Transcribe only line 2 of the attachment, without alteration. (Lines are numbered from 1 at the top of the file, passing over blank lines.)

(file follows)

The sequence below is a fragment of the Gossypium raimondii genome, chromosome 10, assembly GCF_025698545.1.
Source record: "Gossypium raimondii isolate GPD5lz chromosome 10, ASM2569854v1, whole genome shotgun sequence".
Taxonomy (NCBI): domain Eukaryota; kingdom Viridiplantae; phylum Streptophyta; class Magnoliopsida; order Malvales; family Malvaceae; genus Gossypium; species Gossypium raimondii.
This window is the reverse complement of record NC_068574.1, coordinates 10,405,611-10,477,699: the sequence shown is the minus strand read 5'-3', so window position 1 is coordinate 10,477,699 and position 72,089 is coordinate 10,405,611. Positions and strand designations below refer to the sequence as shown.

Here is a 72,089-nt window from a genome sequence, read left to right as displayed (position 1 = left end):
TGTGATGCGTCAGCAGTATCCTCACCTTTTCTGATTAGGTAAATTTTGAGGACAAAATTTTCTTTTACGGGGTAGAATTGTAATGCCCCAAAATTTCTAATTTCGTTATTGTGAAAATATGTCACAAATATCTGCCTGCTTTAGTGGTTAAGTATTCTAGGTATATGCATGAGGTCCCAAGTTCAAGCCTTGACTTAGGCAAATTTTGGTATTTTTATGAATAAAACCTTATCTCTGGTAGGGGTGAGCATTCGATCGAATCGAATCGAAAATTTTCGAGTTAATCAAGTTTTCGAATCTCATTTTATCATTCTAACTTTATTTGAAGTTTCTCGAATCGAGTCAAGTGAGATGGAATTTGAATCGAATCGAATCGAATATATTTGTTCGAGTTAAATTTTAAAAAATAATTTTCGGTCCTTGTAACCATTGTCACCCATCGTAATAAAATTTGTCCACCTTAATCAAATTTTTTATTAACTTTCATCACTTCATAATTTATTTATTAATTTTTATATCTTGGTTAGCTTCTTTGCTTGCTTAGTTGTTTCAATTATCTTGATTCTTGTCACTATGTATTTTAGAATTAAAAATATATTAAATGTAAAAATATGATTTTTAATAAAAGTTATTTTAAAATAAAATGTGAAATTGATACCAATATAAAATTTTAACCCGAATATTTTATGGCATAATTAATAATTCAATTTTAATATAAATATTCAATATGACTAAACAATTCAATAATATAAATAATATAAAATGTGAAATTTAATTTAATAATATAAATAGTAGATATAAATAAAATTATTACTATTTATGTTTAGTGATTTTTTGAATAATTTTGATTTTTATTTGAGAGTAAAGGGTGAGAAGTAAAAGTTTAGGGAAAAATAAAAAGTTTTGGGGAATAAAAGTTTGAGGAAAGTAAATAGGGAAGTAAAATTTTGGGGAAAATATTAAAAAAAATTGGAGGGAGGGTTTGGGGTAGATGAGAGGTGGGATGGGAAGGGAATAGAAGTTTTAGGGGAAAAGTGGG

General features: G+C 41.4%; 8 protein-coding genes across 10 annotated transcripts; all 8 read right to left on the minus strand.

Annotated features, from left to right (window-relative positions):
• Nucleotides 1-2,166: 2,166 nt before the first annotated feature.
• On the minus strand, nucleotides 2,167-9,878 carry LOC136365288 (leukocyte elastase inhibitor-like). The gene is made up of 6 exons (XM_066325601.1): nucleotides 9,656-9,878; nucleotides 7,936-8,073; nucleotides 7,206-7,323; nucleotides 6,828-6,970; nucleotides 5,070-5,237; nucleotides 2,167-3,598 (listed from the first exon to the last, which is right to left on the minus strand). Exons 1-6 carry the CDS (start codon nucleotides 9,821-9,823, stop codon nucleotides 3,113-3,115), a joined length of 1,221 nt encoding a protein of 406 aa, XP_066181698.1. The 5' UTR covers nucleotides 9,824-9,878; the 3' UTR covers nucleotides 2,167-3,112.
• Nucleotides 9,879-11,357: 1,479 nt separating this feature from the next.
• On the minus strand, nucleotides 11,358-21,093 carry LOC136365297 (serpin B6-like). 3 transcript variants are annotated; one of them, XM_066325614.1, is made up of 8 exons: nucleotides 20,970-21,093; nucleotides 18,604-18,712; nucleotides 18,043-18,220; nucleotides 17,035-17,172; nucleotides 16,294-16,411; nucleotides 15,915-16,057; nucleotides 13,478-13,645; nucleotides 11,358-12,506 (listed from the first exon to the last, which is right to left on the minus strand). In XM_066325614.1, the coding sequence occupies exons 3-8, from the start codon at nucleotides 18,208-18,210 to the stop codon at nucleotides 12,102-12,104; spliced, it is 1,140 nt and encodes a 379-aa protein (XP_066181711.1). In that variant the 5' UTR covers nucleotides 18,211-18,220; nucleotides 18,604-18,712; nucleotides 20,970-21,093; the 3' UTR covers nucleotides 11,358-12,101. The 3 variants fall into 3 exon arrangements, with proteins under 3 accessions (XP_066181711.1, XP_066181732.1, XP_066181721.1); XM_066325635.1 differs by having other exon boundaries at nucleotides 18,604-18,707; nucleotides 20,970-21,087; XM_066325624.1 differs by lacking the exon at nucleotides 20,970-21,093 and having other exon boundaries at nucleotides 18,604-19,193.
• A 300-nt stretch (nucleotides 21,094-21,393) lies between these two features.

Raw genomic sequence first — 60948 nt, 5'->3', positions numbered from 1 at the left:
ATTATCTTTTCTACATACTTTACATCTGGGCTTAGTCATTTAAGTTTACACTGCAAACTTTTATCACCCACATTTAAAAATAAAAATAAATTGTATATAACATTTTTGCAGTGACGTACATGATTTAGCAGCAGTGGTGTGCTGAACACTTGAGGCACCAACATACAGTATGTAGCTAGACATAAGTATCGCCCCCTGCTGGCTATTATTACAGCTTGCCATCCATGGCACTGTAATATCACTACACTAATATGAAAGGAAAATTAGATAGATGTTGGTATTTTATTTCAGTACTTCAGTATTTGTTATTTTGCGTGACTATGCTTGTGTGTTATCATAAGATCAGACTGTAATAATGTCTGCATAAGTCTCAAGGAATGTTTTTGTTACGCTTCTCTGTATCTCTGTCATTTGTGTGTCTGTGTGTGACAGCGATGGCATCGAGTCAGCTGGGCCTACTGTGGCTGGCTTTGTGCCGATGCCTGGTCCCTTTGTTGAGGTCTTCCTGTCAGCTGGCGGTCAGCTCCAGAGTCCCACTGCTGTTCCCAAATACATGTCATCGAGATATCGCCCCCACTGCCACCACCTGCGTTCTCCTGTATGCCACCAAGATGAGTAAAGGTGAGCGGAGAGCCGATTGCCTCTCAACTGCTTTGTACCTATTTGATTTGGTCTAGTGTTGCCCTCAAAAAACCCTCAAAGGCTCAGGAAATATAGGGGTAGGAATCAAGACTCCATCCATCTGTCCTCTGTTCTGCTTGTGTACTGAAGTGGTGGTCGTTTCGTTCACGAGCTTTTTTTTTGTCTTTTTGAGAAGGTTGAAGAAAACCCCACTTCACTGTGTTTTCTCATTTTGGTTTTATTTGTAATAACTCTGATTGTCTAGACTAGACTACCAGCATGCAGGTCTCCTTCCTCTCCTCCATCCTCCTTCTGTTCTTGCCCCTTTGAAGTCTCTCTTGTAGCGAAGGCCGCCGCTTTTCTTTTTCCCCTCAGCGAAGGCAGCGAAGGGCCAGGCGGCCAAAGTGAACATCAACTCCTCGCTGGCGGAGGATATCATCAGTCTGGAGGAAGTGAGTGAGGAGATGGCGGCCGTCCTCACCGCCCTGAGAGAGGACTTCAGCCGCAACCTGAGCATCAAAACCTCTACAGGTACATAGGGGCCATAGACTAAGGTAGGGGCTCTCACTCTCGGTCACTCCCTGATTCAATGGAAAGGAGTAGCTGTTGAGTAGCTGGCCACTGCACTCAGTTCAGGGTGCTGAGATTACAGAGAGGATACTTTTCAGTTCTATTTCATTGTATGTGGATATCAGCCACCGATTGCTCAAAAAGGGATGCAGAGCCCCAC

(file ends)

Source record: "Gossypium raimondii isolate GPD5lz chromosome 10, ASM2569854v1, whole genome shotgun sequence".